This is a little algorithm I sketched in my moleskin on the train and for once had the free time to build. The idea is to split a convex polygon between two line segments, creating two new polygons. Each shape is pushed into a queue ready to be subdivided itself. Despite the simplicity of the algorithm, the results are quite nice and with certain configurations often far removed from what I would have expected – surprise is always good.
The Subdivide Algorithm
Here are the basic steps used to create the sketch above:
- Create the first polygon
- Pick two adjacent vertices at random
- Use linear interpolation to find a point between them (P1)
- You now have a point on one line segment connecting the two vertices
- Choose another line segment from the polygon
- Find a point along this line segment (P2)
- Build a new polygon by moving clockwise from P1 to P2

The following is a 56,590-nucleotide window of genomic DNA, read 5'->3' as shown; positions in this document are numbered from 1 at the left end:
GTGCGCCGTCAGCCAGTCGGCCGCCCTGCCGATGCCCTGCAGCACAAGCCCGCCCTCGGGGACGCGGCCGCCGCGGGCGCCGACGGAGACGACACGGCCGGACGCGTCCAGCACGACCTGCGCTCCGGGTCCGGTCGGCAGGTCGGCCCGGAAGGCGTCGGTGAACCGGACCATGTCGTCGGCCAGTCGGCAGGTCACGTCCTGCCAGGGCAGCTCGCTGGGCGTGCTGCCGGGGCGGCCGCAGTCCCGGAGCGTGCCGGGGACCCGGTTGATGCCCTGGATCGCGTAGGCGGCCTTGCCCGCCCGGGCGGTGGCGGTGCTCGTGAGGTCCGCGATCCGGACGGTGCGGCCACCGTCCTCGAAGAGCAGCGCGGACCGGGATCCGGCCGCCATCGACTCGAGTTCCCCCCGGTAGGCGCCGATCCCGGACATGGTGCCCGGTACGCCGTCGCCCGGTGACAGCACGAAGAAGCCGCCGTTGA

- Build a second polygon by moving clockwise from P2 back to P1
- Splice the original polygon from the list and insert the two new ones
- Choose a polygon from the list and (↑repeat)
Very simple, but you can start to have fun with each of these steps to produce different results. Here are some of the variations which can be created with the demo.
- Choose line segments to cut at random
- Always subdivide between the two longest line segments
- Always interpolate (choose points) half way along segments
- Choose points at random positions along line segments
- Only mark some polygons eligible for subdivision
- Vary the minimum area of divisible polygons
The Polygon class is a DisplayObject (it extends Sprite) and implements it’s own draw method. I’ve had a lot of fun filling the shapes with textures, but kept it minimal for the example. One technique which I found worked well was to choose two vertices and compute the angle between them. From this I created a transformation matrix to use with Graphics.beginBitmapFill, giving the sketch a more 3 dimensional feel as if the collection of polygons was a 3D mesh with textures mapped to it. I’ll put these examples on Flickr soon.
If you’re interested in the source code, it’s available in my code repository or you can download the archive below (for the demo GUI, I am using minimal comps courtesy of Keith Peters and for image encoding, Ian McLean’s asynchronous JPEG encoder – thanks guys :).Download: Recursive Subdivision